The Fire Commission sets policies to ensure that the San Francisco Fire Department effectively implements its mission to protect the lives and property of the people of San Francisco from fires, natural disasters and hazardous materials incidents; provide emergency medical services; prevent fires and foster a work environment that values health, wellness and cultural diversity and is free of harassment and discrimination.

 
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Jacob Bourne

Mayor Ed Lee: A Legacy of Economic Vitality

On December 12, Mayor Ed Lee died in office following a career of service to the City of San Francisco that began in 1989. Patrick Mulligan, who had been appointed by Lee to serve as director of CityBuild and subsequently as director of the Office of Labor Standards Enforcement, reflected on the Mayor's sudden passing as well as the legacy of economic prosperity he left.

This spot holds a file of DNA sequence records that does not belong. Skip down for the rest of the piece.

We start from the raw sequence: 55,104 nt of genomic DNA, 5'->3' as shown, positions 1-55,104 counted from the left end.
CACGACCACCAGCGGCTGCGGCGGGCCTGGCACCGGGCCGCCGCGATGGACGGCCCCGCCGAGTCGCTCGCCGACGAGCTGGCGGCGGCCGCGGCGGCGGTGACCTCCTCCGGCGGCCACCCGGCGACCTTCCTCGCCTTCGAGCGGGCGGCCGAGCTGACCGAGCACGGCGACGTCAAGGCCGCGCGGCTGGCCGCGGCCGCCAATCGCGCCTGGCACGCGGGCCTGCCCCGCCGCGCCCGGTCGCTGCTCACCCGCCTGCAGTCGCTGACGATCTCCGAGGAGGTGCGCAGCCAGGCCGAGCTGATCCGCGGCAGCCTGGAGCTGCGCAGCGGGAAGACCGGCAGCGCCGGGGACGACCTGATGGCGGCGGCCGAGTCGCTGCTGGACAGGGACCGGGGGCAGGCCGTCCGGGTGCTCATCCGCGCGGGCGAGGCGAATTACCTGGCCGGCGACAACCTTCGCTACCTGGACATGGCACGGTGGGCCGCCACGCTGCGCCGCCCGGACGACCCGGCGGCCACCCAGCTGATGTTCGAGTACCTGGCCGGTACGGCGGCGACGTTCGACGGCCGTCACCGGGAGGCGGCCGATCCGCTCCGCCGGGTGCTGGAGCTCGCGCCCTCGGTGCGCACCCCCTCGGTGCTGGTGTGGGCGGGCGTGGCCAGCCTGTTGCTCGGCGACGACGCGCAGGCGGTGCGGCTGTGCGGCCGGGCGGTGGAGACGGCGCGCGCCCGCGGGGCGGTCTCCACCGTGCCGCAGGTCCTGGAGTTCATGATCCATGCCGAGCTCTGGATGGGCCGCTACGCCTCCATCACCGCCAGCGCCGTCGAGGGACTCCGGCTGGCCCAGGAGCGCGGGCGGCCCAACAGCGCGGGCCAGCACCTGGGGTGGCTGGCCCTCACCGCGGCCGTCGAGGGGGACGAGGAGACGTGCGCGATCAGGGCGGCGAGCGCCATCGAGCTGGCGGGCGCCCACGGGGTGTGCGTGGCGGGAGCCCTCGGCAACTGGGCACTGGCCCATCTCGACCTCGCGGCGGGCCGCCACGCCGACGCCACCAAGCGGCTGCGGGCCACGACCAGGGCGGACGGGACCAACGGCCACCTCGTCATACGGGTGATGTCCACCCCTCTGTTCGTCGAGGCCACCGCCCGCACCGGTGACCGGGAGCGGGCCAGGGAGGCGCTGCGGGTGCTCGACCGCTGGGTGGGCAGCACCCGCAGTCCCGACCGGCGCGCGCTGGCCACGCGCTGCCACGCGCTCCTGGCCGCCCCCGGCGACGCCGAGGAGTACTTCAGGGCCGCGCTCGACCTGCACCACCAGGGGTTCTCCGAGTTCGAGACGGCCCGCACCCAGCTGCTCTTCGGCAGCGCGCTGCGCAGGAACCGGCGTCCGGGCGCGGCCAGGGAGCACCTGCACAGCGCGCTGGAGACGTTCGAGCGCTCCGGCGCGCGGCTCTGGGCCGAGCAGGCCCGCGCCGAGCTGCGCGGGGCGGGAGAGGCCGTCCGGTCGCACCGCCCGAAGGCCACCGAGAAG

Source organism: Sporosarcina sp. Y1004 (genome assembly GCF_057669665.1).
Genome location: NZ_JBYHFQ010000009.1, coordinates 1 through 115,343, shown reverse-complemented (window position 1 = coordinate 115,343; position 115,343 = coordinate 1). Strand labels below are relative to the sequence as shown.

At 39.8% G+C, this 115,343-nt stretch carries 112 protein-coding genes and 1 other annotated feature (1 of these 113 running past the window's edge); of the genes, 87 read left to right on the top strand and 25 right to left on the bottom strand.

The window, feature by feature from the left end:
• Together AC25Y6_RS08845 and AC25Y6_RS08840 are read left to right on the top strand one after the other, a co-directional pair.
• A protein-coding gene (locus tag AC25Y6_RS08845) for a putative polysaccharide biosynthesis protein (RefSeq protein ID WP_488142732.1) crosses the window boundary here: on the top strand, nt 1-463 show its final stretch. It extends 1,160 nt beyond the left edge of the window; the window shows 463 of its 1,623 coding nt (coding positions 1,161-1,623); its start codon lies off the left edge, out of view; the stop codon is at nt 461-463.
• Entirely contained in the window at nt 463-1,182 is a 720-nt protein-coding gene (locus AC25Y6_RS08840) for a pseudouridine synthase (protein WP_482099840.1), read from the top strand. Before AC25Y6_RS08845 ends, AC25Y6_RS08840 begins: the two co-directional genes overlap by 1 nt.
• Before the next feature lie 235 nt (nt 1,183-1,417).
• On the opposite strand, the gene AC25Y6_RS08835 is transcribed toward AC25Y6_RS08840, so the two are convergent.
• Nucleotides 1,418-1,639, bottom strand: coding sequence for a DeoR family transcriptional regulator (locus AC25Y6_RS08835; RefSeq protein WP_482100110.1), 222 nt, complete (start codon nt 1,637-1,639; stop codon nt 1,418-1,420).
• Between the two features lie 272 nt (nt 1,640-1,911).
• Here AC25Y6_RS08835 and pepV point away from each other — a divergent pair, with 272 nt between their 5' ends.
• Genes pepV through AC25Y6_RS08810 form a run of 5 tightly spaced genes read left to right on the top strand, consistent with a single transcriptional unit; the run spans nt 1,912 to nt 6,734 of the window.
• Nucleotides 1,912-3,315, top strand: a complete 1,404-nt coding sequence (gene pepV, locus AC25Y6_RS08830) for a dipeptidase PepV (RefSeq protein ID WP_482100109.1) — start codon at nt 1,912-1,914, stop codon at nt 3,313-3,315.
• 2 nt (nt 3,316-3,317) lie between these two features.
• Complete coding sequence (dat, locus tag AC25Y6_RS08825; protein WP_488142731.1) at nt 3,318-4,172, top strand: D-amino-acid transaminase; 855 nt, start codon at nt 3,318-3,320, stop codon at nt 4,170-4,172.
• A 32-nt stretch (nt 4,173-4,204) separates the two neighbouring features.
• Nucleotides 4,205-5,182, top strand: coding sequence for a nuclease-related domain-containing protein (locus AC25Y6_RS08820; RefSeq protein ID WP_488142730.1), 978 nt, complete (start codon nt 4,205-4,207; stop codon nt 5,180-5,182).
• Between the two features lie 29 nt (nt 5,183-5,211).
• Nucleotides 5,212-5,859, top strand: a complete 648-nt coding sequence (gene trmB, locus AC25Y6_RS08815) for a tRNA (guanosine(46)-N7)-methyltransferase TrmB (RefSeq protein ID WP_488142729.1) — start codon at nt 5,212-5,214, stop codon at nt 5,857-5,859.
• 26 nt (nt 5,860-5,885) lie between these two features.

With San Francisco having several multibillion dollar projects underway simultaneously, including Mission Bay Redevelopment, the Transbay Transit Center and Treasure Island Redevelopment, Mulligan viewed Lee as the leader guiding San Francisco through a building boom not experienced in over a century. Mayor Lee also championed workers' interests by successfully pushing the $15 per hour minimum wage ordinance and expanding paid sick leave and parental leave accommodations.

"San Francisco was the first city in the nation to emerge out of the global recession," said Mulligan, who is also Financial Secretary of Carpenters Local 22 and a San Francisco Building and Construction Council Trustee. "[Mayor Lee] will be most remembered by the construction community for the large expansion of both private and infrastructure development."

— By Jacob Bourne